Today, the demographics have drastically changed. Not only are families smaller, but they also tend to be started later and the vast majority are now two-income families (a measly 7% of U.S. all U.S. households consist of married couples with children in which only the husband works). Moreover, it is not unusual for the wife’s income to equal or greater than her husband’s take-home pay. It does not mean there would not be costs and challenges should either one of the bread-winners die, but the need is not perceived to be as critical as it was 60 years ago.

Thus, the combination and extended longevity and demographic changes work together to diminish the attractiveness of that was designed for needs that don’t exist today.

New Needs Require New Products

The only way the insurance industry is going to turn around life insurance sales is to make the product more about life than death. While people still do die at young ages, it is no longer the primary concern for individuals. People today are much more concerned with the cost of “living too long” than they are of “dying too soon.” Instead of offering products that “reward” people for dying, the insurance industry must design products that “reward people for living.”

The easiest thing to do is design a new form of life insurance, but the most difficult thing for the life insurance industry is to decide to do it.

Life insurance products can be designed to meet the potential financial calumniates of life, i.e. disability, major illness or needs for cash as well as providing a vehicle to assure a stable retirement; and at the same time provide a lump-sum benefit in the event of premature death. The key to the attractiveness and saleability of the product is the benefits for living. The death benefit becomes an ancillary, “oh-by-the-way” benefit.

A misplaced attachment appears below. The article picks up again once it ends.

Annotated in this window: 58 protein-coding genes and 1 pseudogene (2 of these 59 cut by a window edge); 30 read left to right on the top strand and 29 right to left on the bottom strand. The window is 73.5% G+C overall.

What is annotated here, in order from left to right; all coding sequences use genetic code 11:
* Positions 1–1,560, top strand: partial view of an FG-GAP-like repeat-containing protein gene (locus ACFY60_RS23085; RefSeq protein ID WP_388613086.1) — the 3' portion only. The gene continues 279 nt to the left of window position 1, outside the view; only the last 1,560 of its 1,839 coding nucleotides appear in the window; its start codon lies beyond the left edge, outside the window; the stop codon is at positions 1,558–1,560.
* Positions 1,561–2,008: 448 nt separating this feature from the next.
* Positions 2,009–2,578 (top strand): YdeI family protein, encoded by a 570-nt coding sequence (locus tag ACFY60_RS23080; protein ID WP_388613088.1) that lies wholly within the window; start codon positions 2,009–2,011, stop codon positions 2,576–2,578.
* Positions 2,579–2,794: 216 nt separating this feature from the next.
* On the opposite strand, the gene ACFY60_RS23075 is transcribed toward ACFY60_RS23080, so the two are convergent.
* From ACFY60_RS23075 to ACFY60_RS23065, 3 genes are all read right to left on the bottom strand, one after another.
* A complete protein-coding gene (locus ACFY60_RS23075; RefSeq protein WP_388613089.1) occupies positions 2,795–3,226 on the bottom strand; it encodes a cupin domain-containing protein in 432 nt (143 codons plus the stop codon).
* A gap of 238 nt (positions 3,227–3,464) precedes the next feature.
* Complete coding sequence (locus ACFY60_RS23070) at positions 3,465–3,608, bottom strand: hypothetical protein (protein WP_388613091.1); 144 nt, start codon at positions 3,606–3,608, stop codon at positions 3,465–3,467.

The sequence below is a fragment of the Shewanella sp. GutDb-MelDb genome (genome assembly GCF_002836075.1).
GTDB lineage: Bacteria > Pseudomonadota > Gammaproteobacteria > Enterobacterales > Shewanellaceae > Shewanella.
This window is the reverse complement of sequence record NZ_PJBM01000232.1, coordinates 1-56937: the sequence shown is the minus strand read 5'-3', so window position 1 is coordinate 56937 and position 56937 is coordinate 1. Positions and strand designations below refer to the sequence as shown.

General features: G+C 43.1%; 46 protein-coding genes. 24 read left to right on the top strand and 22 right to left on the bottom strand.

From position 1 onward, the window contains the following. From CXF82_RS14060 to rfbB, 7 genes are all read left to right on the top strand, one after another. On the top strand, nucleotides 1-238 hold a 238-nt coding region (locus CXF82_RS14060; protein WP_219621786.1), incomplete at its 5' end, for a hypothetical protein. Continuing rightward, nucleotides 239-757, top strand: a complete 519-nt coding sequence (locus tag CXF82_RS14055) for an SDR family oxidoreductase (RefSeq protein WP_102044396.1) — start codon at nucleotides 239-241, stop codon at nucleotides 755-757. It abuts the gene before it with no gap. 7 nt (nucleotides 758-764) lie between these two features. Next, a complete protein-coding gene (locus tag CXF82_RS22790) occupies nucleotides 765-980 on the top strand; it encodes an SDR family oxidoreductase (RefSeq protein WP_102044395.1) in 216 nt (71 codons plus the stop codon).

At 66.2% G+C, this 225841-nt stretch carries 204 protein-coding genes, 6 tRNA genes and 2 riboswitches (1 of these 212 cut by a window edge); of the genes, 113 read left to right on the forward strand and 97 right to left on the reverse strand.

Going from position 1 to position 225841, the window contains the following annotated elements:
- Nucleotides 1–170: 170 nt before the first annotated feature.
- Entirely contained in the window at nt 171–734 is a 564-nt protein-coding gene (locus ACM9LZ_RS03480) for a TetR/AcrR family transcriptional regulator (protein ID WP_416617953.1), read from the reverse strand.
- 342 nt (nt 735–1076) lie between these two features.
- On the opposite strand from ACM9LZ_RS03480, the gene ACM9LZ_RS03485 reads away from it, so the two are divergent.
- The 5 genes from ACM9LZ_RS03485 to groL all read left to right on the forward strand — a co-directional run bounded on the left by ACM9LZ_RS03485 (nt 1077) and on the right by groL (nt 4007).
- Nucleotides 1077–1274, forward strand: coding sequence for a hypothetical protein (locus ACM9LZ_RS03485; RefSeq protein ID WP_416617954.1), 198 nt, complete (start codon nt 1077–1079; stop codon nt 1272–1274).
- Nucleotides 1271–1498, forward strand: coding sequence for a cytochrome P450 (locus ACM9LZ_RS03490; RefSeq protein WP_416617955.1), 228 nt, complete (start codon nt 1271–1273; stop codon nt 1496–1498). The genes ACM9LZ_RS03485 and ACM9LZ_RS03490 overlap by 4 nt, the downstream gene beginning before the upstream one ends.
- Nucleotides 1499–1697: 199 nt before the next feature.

If You Make It – Will There Be Anyone To Sell It?

As difficult as it will be for the insurance industry to change its life, possibly the most difficult challenge facing the life insurance industry’s desire to resuscitate the sale of life insurance is finding someone to sell the product. Life insurance is a personal, individual product that must be sold on a face-to-face basis. Except for cheap term insurance (which is less profitable and companies prefer not to sell it), life insurance does not lend itself to direct-response or Internet sales.

Consistent with the decline in sales of life insurance has been decay in the agent distribution system of the insurance industry. Fifty years ago almost 90 percent of life insurance sales were made by a large, well trained, professional system of agents who were controlled by and beholden to the companies. The insurance industry had invested millions and millions in building what many considered the most powerful distribution system of any industry.

Due to a variety of factors – mostly centered on ill-advised efforts to reduce costs – the life insurance industry in the 1980s began to dismantle its distribution system. This was a short-term decision for which the companies are now paying a steep price. Limra an industry-funded research group has reported that the number of company-affiliated life insurance agents has dropped by one-third. And, the numbers continue a relentless decline.

This leads to the question: If an insurance company develops an attractive new form of life insurance, but there is no one to sell it, is it still a good product?

And the Moral of the Story …

The life insurance industry is dying a slow, painful death. It need not happen. Life insurance can once again take its place as an important part of an individual’s total financial life. For this to happen, however, life insurance companies must totally change their way of life.

A properly designed new form of life insurance that rewards the consumer for living, rather than dying, will better meet the modern needs and objectives of the individual and become an attractive purchase.

Recognizing that life insurance – no matter how attractive the product may be – is a product that is not bought, but must be sold, the life insurance industry must once again invest in, manage and control its distribution system.

These are difficult and challenging changes for an industry that views every change as a threat. But, it is obvious that these changes must be made if the life insurance industry is to survive. One thing is very clear: Declaring September as “National Life Insurance Month” is an unwitting acknowledgment that a new life is needed, whether the industry realizes it or not.

P.S. For your own personal copy of the National Life Insurance Month proclamation suitable for signing by your state governor and framing on your bathroom wall, click here.